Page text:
Bob Gwizdz: St. Clair River nets solid, succulent walleye

Bob Gwizdz

ELK RAPIDS — Jim Chamberlain often fishes in Grand Traverse Bay, but when the weather interferes, he’s not at all shy about going inland.

That was the case recently when my brother Phil and I met up with him on what was originally scheduled to be a day of jigging for lake herring. When Chamberlain figured we wouldn’t be able to stay on the fish because of the wind and current, he chose to fish Elk Lake instead.

“I feel like these lakes are overlooked,” said Chamberlain, who also fishes Torch and Mullet lakes with tactics similar to those he uses on the big water. “There’s not a lot of fishing pressure on the trout in these lakes and you don’t have to get way off shore to get in fishable water.”

Indeed, we launched around 8 a.m. and within a few minutes we were fishing in 150 feet of water. At 8:30 we had our first hit and caught a lake trout on a six-color (60 yards) lead-core line dragging a spoon. It was kind of a bonus fish as we weren’t targeting lakers. We were after rainbows.

“Fishing here is different than for Great Lakes steelhead,” Chamberlain said. “They don’t follow the same pattern. We catch them deeper here a lot. This time of year there’s no stratification in the lakes, so it doesn’t force them into a zone. They could be anywhere. You can catch them in 10 feet of water off the dock. When the water stratifies they like 65 degrees and under — about 20 to 60 feet down.”

In Lake Michigan, steelhead anglers often run well offshore — 300 feet of water — and then drag barely subsurface baits (often Rapala-like plugs) on high lines, catching the fish up high in the water column. In fact, I once knew a skipper who took belly boats out with him and he let his sports float around and fish with fly rods. The idea always intrigued me — though I never did it — but I always imagined I’d get out there, the big boat would have engine trouble, and I’d wind up washing up in Milwaukee a couple of days later.

“This fishing starts right at ice out and peaks around mid-July,” Chamberlain said. “Just cover water; when they’re feeding, they’re aggressive. You’ll get days when you get 20 hits. Then they’ll start staging to go upriver.”

We trolled at 3.2 mph, dragging mostly spoons, though we had some paddle-and-fly rigs out too. We had a couple of hits that failed to hook up, then at 10 a.m., my brother cranked in a rainbow. It was smallish — a little less than 3 pounds, I’d guess — but it was all steelhead: coming out of the water, cartwheeling, etc.

And they are steelhead; about a decade ago, the Department of Natural Resources went through an evaluation of various strains of rainbow trout for stocking in inland lakes (Elk Lake was part of it) and found that there was better survival over time with the steelhead. I’m told there may have been some bias in the study; the steelhead were slightly larger than the other rainbows when they were stocked, which might have led to better survival, but the Eagle Lake strain grew faster and made up the size difference by fall. Netting surveys turned up a few steelhead, but no Eagle Lake rainbows. Steelhead were stocked in 2008, but not again for a decade. So what we were catching were likely naturally produced steelhead that spawned in the Elk River.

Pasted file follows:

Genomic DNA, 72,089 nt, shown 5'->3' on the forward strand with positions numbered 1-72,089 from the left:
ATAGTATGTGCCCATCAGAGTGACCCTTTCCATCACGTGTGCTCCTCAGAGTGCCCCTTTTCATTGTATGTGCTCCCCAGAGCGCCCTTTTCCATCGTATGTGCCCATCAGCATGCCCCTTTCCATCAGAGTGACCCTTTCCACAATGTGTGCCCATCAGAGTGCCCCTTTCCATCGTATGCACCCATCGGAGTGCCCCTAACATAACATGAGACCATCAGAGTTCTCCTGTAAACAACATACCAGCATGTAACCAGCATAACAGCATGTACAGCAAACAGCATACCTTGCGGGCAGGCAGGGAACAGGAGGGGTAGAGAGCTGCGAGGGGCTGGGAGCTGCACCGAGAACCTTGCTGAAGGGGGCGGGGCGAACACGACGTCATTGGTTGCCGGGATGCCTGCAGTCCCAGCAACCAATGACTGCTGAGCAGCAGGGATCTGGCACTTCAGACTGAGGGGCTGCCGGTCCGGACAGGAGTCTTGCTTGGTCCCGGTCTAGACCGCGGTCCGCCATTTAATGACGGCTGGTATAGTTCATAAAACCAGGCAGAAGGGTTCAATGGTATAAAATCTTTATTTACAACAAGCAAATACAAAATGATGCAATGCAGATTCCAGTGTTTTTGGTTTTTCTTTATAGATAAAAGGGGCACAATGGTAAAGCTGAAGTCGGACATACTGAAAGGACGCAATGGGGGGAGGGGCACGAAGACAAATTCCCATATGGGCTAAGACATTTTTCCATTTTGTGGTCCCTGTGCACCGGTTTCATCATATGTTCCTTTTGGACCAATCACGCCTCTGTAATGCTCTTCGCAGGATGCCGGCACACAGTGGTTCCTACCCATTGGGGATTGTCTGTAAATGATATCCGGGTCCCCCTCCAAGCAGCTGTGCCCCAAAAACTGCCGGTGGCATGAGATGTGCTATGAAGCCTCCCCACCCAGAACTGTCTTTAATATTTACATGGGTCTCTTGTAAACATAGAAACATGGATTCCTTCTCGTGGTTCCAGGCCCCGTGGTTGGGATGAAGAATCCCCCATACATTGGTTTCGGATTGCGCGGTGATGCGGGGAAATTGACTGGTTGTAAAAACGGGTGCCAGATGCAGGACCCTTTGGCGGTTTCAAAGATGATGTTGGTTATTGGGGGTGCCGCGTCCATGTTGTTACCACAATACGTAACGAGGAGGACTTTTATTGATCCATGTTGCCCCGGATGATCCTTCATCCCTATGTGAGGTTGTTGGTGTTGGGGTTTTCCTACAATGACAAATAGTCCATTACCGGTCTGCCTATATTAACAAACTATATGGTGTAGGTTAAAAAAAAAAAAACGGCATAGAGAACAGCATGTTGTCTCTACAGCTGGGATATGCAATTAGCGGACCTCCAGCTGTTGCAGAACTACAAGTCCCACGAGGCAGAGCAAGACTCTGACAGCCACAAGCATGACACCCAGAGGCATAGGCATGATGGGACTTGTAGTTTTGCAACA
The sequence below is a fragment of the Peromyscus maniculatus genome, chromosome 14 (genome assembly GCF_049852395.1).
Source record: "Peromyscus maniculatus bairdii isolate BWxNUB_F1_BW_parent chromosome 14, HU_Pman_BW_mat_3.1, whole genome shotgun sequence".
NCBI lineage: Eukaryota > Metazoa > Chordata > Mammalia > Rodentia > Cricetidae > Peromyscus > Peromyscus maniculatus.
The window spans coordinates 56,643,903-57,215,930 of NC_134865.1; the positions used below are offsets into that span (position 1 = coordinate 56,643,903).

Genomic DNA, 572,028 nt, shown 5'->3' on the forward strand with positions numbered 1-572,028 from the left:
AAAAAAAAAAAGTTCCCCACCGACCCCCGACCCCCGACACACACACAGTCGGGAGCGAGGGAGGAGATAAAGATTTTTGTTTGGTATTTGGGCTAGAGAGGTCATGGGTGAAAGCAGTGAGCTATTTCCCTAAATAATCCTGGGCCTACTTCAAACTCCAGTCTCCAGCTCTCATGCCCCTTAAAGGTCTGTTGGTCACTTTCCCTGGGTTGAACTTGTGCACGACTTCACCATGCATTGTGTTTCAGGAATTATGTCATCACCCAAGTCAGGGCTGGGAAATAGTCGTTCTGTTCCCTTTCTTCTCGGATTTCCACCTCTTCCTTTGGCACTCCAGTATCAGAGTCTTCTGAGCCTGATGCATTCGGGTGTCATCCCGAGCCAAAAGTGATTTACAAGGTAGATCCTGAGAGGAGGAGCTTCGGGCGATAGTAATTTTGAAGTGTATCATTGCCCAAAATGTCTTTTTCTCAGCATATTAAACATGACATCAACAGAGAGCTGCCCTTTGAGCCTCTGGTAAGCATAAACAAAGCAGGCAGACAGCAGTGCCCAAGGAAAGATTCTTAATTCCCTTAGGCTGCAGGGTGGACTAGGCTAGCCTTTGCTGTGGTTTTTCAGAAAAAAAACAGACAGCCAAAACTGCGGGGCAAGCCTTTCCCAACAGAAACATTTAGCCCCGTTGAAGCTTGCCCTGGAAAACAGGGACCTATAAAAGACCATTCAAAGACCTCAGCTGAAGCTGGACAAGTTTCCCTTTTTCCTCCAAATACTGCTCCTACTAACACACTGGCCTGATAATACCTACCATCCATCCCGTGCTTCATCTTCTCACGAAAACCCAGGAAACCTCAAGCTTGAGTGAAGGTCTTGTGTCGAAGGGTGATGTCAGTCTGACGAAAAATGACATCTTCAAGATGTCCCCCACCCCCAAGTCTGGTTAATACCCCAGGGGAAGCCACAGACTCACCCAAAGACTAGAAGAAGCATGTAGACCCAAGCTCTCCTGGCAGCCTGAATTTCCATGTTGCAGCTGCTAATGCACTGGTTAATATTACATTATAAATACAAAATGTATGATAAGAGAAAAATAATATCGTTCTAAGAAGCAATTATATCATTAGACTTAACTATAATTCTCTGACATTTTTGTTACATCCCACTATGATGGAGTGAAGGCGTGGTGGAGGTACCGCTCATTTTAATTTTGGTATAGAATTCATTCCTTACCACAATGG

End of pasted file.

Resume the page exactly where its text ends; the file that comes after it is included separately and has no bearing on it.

But I digress; 30 minutes later, we caught another steelhead.

We were trolling with a couple of downriggers — one set at 40 feet, another at 65 — and a variety of lead-core lines in 150 to 180 feet of water, from two colors to 10 colors, so we were fishing the top 65 feet of the water column. (Lead-core line usually runs about 5 feet deep per color.) We were getting hit often enough that Chamberlain didn’t feel the need to go deeper, though he offered he could.

“If you’re not catching them you can always drop the ‘riggers down,” he said.

Which we probably would have had we had lake trout on our minds.

“Some people who get on the boat don’t want the rainbows,” Chamberlain said. “They want the lake trout. But if you eat the lake trout out of here you’d understand. They’re completely different than the fish in the big lake. Their diet is different. They eat young-of-the-year perch and ciscoes.”

We had the lake practically to ourselves. I saw just two other boats all morning, both bass boats.

We fished until just past noon and caught one more lake trout. We wound up with four and lost another four (several of which were steelies, we saw them when they came out of the water). It wasn’t gangbusters, but it was pretty fair fishing considering the fight we’d have had on the bay. The six-color lead-core line accounted for three of them and we never tripped a downrigger, which is not how things were going up to that point, Chamberlain said. The ‘riggers were hot this spring.

Meanwhile, Chamberlain, who said he’s caught about a dozen Atlantic salmon on inland water this spring, said he’ll be focusing on Atlantics in Lake Huron soon. I’m hoping to accompany him on one of those trips.

You can reach Chamberlain at (248) 252-1277.

Bob Gwizdz is a longtime outdoors writer and has also worked in public affairs for the Michigan Department of Natural Resources.

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